AROMATHERAPY Aromatherapy is a scientifically unproven alternative medicine practice involving the use of aromatic oils from plants to affect mood or to promote health. The oils are administered in small quantities through inhalation, massage, topical application, bathing in water to which the oils have been added, and/or ingesting them. Aromatherapy has become big business in the United States, with widely available products including bath soaps, candles, pottery, jewelry, moisturizers and other personal products, massage devices, and massage oils, all promising various aromatherapy-related benefits. The makers of most of these products simply claim aesthetic effects: they smell nice and that helps people to feel relaxed and comfortable. Of concern here is another aspect of the practice, a field sometimes referred to as “medical aromatherapy” or “aromatic medicine.” The plant substances, known as essential oils, are alleged by aromatherapy practitioners to contain hormones, antibiotics, and antiseptics, or to act in the same manner as those substances. Some go further and add a spiritual dimension, suggesting that the oils contain and impart the “life force,” “spirit,” or “soul” of the plant. Aromatherapy is presented as a complete medical system that can revitalize cells, strengthen defense mechanisms, and cure the cause of disease. On the psychological front, oil of bergamot (the added flavor in Earl Grey tea) is said to balance and normalize emotions and fight depression; lavender oil is said to relieve anxiety and promote relaxation; rose oil and sandalwood oil are favored for boosting confidence. There are many more claims, covering a wide range of physical and mental health problems, and some have surfaced in mainstream marketing. In 2001, for example, Johnson & Johnson began national promotion of lavender-scented baby bath soap, with commercials that strongly suggested that the lavender would promote relaxation in a way that other baths would not. The essential fact which is often absent from essential oil testimonials is a simple one: although pleasant odors of rose and lavender may help a person to relax, and oil of bergamot can help a nice relaxing cup of tea to smell more interesting, there is no scientific evidence that they can alter the course of any disease or alleviate the symptoms of any psychological disorder. Furthermore, 16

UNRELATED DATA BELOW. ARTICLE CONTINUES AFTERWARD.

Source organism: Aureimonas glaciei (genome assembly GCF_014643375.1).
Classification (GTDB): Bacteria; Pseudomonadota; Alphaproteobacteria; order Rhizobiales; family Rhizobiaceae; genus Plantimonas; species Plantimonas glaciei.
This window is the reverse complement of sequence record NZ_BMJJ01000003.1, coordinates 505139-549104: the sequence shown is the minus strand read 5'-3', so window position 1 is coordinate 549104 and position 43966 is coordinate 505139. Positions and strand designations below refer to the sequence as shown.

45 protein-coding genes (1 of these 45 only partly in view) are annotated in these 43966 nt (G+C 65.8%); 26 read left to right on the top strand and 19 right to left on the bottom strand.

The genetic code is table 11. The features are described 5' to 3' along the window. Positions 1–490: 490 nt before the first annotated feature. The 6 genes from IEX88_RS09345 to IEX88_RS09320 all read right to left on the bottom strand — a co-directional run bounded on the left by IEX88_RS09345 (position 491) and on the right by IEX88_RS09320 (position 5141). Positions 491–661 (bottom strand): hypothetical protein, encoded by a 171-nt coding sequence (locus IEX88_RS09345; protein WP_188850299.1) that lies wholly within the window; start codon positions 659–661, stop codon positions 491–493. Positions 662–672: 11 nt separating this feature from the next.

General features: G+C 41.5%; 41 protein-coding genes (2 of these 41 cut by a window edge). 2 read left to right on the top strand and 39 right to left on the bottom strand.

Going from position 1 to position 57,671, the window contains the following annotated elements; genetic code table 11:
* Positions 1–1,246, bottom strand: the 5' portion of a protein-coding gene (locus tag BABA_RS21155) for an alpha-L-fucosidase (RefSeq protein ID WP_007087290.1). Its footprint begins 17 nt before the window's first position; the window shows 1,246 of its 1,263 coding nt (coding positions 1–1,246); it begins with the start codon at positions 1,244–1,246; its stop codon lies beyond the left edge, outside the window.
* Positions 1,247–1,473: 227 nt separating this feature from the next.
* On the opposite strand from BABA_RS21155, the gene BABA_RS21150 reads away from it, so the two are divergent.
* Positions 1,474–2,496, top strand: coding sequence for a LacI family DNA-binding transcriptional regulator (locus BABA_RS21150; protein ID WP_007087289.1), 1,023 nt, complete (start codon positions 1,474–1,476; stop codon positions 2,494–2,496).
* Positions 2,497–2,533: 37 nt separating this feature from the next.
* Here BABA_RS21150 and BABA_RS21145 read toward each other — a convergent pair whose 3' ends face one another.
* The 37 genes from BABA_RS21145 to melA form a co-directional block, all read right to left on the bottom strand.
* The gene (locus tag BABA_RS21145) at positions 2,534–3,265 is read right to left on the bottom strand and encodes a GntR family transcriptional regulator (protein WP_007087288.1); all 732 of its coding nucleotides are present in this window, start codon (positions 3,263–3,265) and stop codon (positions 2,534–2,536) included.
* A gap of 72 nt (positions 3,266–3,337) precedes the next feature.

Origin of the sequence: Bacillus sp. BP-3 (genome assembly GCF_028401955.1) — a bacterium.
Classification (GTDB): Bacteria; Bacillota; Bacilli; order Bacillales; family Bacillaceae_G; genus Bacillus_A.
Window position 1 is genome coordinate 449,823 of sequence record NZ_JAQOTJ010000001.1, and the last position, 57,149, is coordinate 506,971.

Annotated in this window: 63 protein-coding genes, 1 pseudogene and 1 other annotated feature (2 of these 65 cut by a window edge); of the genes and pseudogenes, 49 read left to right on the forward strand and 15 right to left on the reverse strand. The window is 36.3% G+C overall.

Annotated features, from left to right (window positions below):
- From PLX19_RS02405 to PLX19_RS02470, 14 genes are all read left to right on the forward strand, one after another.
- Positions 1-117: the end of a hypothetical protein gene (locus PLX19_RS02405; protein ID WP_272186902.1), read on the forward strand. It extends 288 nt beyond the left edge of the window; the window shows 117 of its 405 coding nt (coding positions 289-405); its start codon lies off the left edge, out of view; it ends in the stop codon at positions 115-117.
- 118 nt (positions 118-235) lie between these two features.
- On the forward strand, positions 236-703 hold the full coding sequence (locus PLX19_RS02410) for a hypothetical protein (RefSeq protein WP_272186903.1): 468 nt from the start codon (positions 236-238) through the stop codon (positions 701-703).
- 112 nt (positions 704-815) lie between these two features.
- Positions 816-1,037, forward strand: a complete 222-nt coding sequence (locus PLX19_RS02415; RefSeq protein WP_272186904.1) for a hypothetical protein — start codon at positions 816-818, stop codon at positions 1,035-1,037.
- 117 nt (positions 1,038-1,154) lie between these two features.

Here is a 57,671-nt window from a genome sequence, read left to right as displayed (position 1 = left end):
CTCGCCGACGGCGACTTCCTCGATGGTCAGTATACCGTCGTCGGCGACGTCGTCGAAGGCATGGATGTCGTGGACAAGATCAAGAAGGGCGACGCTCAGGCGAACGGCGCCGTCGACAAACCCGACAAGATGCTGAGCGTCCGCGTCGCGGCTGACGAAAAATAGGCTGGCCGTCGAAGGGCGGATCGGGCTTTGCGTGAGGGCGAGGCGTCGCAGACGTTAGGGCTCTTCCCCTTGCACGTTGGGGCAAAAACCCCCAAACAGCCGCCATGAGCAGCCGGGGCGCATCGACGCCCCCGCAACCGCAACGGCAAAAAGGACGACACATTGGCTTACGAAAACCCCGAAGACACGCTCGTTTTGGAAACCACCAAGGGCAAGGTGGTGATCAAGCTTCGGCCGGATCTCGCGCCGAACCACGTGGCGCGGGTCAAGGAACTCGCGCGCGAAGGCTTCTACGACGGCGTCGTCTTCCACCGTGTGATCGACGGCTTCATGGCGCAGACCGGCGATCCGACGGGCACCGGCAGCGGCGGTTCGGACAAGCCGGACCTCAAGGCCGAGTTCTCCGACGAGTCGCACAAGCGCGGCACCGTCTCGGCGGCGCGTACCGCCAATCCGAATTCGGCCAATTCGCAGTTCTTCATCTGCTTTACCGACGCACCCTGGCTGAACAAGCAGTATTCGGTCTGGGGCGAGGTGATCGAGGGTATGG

Asperger’s Disorder

Plant oils may smell nice, but the medical benefits of their aromas are unproven.